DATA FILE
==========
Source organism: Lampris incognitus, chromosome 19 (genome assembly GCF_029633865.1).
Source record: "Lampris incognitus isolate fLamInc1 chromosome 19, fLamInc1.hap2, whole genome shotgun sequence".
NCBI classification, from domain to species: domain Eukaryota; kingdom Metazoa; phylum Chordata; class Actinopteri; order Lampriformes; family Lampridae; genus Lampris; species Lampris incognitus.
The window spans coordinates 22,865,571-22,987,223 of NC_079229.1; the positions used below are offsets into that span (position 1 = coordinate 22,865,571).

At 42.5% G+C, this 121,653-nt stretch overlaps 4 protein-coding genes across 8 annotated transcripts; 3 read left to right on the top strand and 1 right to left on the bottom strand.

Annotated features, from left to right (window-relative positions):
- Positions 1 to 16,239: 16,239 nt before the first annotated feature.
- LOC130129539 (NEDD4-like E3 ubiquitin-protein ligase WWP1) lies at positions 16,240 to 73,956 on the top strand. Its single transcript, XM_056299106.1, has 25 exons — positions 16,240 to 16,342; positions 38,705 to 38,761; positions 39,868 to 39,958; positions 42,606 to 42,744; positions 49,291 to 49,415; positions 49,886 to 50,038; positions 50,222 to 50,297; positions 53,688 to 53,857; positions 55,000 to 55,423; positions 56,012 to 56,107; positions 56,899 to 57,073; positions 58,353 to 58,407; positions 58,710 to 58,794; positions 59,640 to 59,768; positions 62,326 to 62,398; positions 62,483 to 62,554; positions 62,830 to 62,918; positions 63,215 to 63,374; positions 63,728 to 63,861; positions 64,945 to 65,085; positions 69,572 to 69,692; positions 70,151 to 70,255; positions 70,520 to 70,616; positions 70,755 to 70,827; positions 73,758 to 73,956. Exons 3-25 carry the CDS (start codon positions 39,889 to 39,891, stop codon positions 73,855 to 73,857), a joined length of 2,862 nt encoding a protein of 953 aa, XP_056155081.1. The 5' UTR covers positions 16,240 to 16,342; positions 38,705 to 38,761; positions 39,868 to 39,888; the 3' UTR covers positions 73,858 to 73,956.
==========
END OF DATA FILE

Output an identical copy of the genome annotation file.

Source organism: Lampris incognitus, chromosome 19 (genome assembly GCF_029633865.1).
Source record: "Lampris incognitus isolate fLamInc1 chromosome 19, fLamInc1.hap2, whole genome shotgun sequence".
NCBI classification, from domain to species: domain Eukaryota; kingdom Metazoa; phylum Chordata; class Actinopteri; order Lampriformes; family Lampridae; genus Lampris; species Lampris incognitus.
The window spans coordinates 22,865,571-22,987,223 of NC_079229.1; the positions used below are offsets into that span (position 1 = coordinate 22,865,571).

At 42.5% G+C, this 121,653-nt stretch overlaps 4 protein-coding genes across 8 annotated transcripts; 3 read left to right on the top strand and 1 right to left on the bottom strand.

Annotated features, from left to right (window-relative positions):
- Positions 1 to 16,239: 16,239 nt before the first annotated feature.
- LOC130129539 (NEDD4-like E3 ubiquitin-protein ligase WWP1) lies at positions 16,240 to 73,956 on the top strand. Its single transcript, XM_056299106.1, has 25 exons — positions 16,240 to 16,342; positions 38,705 to 38,761; positions 39,868 to 39,958; positions 42,606 to 42,744; positions 49,291 to 49,415; positions 49,886 to 50,038; positions 50,222 to 50,297; positions 53,688 to 53,857; positions 55,000 to 55,423; positions 56,012 to 56,107; positions 56,899 to 57,073; positions 58,353 to 58,407; positions 58,710 to 58,794; positions 59,640 to 59,768; positions 62,326 to 62,398; positions 62,483 to 62,554; positions 62,830 to 62,918; positions 63,215 to 63,374; positions 63,728 to 63,861; positions 64,945 to 65,085; positions 69,572 to 69,692; positions 70,151 to 70,255; positions 70,520 to 70,616; positions 70,755 to 70,827; positions 73,758 to 73,956. Exons 3-25 carry the CDS (start codon positions 39,889 to 39,891, stop codon positions 73,855 to 73,857), a joined length of 2,862 nt encoding a protein of 953 aa, XP_056155081.1. The 5' UTR covers positions 16,240 to 16,342; positions 38,705 to 38,761; positions 39,868 to 39,888; the 3' UTR covers positions 73,858 to 73,956.